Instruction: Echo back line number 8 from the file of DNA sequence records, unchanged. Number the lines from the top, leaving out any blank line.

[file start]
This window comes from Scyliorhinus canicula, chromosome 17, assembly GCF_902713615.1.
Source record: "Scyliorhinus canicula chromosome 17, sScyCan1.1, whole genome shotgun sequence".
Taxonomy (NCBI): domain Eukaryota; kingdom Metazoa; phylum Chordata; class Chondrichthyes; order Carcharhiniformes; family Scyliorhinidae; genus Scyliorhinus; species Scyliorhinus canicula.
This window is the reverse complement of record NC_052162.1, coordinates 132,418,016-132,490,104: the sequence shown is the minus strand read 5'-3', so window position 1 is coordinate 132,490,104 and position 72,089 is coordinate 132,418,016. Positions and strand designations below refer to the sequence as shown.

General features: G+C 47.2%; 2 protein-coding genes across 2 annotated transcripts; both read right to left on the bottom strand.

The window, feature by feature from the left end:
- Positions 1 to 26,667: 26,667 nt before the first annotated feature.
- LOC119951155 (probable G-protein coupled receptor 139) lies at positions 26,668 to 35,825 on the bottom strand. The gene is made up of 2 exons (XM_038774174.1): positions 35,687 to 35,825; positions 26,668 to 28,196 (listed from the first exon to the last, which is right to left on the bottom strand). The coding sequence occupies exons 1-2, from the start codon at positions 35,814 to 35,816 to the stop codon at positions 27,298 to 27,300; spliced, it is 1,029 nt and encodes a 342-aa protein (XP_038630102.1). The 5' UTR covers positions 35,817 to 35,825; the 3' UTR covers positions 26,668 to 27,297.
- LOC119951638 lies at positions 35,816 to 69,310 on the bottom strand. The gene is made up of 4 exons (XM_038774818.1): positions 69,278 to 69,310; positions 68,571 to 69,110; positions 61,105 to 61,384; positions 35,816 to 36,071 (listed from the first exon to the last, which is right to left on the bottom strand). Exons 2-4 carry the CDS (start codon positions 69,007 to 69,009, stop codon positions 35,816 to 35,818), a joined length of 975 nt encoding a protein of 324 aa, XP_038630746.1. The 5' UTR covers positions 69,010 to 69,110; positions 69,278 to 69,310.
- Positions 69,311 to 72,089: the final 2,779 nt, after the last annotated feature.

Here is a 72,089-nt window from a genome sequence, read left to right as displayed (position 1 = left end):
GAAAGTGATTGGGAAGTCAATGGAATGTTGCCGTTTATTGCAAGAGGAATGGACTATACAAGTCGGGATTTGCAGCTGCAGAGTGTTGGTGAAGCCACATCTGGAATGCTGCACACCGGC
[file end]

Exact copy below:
- LOC119951155 (probable G-protein coupled receptor 139) lies at positions 26,668 to 35,825 on the bottom strand. The gene is made up of 2 exons (XM_038774174.1): positions 35,687 to 35,825; positions 26,668 to 28,196 (listed from the first exon to the last, which is right to left on the bottom strand). The coding sequence occupies exons 1-2, from the start codon at positions 35,814 to 35,816 to the stop codon at positions 27,298 to 27,300; spliced, it is 1,029 nt and encodes a 342-aa protein (XP_038630102.1). The 5' UTR covers positions 35,817 to 35,825; the 3' UTR covers positions 26,668 to 27,297.